greenheat eco stove

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Adi007

New Member
Sep 3, 2003
4,080
0
And the coffee is really for serious coffee drinkers, professional coffee drinkers. Add the small sachet to a pint and my eyes are like saucers for hours! :shock:

The tea really is a pretty poor show nowadays ... in fact, I don't think it is real tea and that it just migth have see a picture of some tea leaves at some point. The "whitener" doesn't help either and just makes it taste like a cup of TippEx. The only things going for it are that it's warm and wet!

ESpy said:
Adi007 said:
I've not seen a tea bag in a rat pack for years ... :-( just that awful powdered stuff!
Really??? Oh well. Wonder when they disappeared then? Of course, we were always getting end-of-life stuff. At least the food was better than the tins.
 

Womble

Native
Sep 22, 2003
1,095
2
53
Aldershot, Hampshire, UK
I bought one of the greenheat eco stoves this last weekend (Even after my poor experiences with the smaller sizes). I'm doing firelighting and control with the Scouts this Friday, so will allocate some resources (ie Scouts) to giving the stove a test run.

ie: OK Jim, how long does it take for this stove to boil a kettle?
 

RAPPLEBY2000

Bushcrafter (boy, I've got a lot to say!)
Dec 2, 2003
3,195
12
47
England
the wax on the box is to waterproof the contents very cheaply! you'll notice they just slapped it on, it really is cheap!

it possibly protects against chemical agents too, also it has always been a useful additional firelighter if torn up.

WW2 rations were put in waxed boxes in just the same way!

you won't find that in the plastic sachets of green heat! :-?
 

Adi007

New Member
Sep 3, 2003
4,080
0
Hexy varies wildly ... the issue stuff is the best. You can usually find it in outdoor shops too but sometimes if comes in cubes and other times in little disk shaped bits ... none of which are wax coated and it doesn't produce the same amount of heat.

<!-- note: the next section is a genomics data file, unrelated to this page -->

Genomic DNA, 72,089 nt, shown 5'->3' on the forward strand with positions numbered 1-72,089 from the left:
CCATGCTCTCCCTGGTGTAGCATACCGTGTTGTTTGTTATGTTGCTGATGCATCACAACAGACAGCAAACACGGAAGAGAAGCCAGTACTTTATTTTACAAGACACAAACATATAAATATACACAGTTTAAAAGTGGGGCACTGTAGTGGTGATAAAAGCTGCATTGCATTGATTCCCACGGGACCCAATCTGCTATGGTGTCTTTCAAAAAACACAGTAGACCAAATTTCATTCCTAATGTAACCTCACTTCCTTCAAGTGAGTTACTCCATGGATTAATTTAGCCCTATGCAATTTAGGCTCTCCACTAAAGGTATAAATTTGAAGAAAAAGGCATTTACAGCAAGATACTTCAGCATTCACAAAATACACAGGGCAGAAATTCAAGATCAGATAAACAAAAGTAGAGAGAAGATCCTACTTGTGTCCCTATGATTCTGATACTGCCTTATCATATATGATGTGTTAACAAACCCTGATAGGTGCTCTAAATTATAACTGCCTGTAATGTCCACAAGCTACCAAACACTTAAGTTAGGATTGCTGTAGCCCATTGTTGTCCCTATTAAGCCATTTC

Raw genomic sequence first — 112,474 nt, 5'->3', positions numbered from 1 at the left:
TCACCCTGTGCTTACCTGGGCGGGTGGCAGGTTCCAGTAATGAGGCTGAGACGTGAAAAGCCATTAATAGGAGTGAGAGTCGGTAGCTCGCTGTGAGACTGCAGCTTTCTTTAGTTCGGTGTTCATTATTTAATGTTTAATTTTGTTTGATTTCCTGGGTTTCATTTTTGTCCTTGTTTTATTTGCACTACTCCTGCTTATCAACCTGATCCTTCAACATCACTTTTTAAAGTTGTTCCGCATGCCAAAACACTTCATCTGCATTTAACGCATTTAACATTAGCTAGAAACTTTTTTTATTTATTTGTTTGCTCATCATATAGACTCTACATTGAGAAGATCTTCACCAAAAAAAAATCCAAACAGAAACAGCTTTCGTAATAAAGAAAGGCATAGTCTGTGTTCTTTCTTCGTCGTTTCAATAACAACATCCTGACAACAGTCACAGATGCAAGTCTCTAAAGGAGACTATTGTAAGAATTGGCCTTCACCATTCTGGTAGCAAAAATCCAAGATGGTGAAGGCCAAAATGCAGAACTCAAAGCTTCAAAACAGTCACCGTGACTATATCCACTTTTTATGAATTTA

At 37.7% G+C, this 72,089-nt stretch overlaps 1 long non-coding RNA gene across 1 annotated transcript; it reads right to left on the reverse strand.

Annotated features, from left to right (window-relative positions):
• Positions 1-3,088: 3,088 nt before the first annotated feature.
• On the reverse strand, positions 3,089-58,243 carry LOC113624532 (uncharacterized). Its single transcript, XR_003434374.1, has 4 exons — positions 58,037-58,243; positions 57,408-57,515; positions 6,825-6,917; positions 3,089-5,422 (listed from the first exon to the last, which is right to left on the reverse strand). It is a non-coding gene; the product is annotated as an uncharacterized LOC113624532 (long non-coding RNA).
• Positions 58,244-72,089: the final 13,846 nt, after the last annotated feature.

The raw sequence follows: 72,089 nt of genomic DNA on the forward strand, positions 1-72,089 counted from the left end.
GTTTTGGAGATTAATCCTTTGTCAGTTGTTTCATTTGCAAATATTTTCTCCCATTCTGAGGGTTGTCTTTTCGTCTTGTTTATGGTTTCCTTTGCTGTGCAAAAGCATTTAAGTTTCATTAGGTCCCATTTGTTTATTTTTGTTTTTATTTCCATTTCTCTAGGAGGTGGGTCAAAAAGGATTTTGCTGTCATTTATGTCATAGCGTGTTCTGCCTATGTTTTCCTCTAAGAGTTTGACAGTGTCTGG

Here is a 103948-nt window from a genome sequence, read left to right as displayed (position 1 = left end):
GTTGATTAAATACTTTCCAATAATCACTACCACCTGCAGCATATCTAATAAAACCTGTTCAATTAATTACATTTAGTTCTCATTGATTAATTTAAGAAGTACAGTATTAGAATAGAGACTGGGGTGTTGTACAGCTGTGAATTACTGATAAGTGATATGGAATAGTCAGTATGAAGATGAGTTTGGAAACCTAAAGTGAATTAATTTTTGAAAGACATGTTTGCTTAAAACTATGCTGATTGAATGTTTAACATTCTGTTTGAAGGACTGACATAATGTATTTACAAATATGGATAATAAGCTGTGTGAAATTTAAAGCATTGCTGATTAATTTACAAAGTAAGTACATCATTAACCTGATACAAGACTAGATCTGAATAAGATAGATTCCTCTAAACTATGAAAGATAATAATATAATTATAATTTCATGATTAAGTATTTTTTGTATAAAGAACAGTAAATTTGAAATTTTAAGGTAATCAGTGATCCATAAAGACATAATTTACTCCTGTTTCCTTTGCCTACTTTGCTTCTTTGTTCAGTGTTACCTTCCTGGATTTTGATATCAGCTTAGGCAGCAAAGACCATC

Oh, and of course, it's dearer than the issue stuff!
 

Womble

Native
Sep 22, 2003
1,095
2
53
Aldershot, Hampshire, UK
Womble said:
I bought one of the greenheat eco stoves this last weekend (Even after my poor experiences with the smaller sizes).
I finally over Easter had a chance to give the stove a water boiling test, and I've got to say that the results were disapointing. The cooker seemed to be reasonably stable on flat ground, and it proved relatively easy to control the flame.

I measured a pint of water into a saucepan and timed how long it take to boil, once on the already burning stove. One of the things I noticed was with only a gentle breeze a lot of the heat seemed to be leaking out of the gap between the can and the cooker - a wind shield would help.

Well, after 10 minutes the water started to bubble gently, and I actually never achieved a full boil - not what I was hoping for at all.
 

Womble

Native
Sep 22, 2003
1,095
2
53
Aldershot, Hampshire, UK
I would say a mixture of both (leaning on the cooker though), to be honest. Although the heat generated directly from the can seemed to be reasonable (on a par with a Trangia flame possibly), I don't think the cooker is untilising the heat in the best of ways. I'm sure its performance would be improved by the use of a windshield.

Although the can suggest that it has a burning capacity for 2.5 hours, I had it burning for about 30 minutes, and estaimate that about 40-50% of the cans fuel was used up.
 

ditchfield

New Member
Nov 1, 2003
305
0
33
Somerset
I took a little bottle of this stuff out last night to test. We tryed to use it when lighting a camp fire but it had a small flame, was difficult to light and kept getting blown out. :-(